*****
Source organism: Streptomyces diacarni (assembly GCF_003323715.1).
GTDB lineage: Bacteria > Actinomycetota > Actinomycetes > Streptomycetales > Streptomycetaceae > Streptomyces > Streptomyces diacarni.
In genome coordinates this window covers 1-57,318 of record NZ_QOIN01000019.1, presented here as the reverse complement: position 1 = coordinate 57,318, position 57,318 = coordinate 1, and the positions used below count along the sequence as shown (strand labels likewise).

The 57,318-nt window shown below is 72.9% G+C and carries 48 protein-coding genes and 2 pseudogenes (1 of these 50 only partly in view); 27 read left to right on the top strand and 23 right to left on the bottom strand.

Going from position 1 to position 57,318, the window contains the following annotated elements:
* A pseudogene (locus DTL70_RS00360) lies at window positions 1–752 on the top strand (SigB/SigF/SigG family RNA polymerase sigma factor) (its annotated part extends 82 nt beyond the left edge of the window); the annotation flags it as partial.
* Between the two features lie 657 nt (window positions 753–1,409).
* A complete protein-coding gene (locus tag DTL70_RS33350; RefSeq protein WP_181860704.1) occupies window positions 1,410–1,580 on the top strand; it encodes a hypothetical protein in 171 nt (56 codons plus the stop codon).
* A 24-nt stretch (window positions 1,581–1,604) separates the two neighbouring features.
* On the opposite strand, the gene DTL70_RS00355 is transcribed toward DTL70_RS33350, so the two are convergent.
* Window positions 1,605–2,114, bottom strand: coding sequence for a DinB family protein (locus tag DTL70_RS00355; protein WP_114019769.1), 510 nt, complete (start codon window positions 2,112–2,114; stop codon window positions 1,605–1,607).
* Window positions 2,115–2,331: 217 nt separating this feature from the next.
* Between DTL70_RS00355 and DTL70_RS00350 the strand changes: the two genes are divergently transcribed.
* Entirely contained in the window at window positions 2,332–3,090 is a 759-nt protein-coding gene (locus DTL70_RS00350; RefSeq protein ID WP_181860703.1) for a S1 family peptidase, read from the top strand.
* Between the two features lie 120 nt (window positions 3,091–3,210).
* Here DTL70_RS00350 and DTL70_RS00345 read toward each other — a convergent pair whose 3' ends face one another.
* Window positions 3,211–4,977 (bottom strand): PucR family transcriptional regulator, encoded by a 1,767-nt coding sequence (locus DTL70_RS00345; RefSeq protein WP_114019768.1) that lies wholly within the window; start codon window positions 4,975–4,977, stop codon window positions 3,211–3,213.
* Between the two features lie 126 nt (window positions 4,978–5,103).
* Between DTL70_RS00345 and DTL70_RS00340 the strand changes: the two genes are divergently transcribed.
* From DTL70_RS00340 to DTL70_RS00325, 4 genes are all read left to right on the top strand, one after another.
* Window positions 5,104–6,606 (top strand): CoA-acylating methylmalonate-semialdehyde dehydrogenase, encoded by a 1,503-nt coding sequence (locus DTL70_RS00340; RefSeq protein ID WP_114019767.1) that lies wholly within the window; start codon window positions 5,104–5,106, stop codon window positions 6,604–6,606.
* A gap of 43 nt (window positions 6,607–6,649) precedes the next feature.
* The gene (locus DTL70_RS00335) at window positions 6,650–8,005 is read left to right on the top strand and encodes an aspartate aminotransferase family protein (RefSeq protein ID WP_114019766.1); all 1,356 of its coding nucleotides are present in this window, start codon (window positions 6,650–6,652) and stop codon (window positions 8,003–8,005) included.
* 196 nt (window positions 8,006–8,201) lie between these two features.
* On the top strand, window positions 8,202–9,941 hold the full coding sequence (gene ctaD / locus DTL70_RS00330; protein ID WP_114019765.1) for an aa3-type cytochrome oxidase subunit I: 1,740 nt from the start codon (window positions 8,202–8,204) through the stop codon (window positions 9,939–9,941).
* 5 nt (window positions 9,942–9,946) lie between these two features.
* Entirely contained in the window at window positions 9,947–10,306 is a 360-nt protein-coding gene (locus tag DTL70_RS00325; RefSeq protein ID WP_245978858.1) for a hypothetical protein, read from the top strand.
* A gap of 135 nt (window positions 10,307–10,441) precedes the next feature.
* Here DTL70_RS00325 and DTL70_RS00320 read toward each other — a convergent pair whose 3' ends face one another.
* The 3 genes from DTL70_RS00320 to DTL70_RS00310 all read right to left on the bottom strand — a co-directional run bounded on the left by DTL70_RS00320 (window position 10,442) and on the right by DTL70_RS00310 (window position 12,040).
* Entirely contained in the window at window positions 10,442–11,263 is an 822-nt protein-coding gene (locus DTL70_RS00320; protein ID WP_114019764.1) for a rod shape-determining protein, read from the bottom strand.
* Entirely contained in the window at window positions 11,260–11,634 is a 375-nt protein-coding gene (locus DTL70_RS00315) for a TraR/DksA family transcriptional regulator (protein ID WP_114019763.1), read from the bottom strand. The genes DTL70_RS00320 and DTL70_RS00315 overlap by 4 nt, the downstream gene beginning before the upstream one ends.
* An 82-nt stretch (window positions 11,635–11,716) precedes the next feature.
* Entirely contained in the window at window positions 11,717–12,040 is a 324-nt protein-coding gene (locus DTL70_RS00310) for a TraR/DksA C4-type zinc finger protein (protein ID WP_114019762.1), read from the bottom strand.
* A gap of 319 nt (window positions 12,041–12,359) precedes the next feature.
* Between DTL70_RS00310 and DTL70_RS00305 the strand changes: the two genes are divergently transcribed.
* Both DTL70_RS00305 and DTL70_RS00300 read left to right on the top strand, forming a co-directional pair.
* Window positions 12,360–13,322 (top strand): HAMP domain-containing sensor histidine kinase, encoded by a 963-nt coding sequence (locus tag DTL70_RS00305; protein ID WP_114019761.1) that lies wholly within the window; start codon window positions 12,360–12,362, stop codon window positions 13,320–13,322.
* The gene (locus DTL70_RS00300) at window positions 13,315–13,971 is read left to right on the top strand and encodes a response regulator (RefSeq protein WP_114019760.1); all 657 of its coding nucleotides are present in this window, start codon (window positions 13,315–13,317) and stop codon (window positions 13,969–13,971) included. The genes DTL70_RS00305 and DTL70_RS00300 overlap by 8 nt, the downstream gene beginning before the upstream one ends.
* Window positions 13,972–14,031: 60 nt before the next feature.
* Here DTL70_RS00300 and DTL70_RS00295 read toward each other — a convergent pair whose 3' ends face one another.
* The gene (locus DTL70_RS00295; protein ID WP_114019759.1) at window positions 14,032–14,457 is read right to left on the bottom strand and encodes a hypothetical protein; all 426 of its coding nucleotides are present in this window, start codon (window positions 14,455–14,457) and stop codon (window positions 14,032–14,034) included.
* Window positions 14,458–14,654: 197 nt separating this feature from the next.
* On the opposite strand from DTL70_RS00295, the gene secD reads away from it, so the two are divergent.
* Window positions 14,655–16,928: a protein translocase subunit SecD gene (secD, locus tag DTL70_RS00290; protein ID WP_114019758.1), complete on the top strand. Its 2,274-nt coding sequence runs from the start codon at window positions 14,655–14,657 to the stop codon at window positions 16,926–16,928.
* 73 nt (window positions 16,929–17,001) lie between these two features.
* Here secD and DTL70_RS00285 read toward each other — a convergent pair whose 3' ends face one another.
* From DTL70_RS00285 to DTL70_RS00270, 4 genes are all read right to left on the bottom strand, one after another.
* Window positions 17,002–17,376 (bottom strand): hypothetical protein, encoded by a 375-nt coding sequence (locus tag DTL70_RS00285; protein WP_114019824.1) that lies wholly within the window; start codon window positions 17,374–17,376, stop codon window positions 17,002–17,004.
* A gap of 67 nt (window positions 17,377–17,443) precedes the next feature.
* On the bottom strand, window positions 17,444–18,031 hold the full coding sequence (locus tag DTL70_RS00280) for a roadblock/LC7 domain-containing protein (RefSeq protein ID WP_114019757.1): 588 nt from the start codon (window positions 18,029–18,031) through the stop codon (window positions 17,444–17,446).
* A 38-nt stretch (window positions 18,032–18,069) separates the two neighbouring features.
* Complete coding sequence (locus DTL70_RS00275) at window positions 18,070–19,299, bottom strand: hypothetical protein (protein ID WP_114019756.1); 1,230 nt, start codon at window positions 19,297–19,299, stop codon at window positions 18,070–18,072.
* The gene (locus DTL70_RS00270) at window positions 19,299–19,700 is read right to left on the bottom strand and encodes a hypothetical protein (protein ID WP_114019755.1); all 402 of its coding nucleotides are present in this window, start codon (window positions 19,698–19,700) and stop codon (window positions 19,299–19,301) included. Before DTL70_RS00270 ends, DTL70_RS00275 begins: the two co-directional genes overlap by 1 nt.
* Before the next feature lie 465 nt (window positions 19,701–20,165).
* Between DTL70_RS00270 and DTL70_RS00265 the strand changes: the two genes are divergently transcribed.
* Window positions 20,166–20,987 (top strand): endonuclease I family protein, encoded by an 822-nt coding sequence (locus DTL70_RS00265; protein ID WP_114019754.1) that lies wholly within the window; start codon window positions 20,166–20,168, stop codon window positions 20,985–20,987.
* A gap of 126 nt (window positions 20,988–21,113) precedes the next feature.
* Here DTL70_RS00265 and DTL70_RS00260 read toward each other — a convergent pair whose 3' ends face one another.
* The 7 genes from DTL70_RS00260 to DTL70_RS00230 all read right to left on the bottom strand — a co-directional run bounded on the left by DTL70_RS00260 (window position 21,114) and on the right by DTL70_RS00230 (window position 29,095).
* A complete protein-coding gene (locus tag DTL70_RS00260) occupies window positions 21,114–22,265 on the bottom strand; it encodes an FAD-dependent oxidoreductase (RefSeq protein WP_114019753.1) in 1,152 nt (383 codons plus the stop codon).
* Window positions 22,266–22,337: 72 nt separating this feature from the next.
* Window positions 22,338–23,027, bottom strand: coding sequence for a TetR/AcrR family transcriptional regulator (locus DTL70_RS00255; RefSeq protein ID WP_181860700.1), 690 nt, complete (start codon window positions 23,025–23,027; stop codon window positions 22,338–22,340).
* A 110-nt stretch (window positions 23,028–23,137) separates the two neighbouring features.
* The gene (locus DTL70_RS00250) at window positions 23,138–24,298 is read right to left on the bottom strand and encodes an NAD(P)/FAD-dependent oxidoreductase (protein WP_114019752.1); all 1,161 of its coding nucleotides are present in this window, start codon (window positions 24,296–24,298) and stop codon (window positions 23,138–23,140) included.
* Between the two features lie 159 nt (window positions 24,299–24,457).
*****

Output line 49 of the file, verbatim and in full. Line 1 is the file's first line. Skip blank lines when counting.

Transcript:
* Window positions 17,002–17,376 (bottom strand): hypothetical protein, encoded by a 375-nt coding sequence (locus tag DTL70_RS00285; protein WP_114019824.1) that lies wholly within the window; start codon window positions 17,374–17,376, stop codon window positions 17,002–17,004.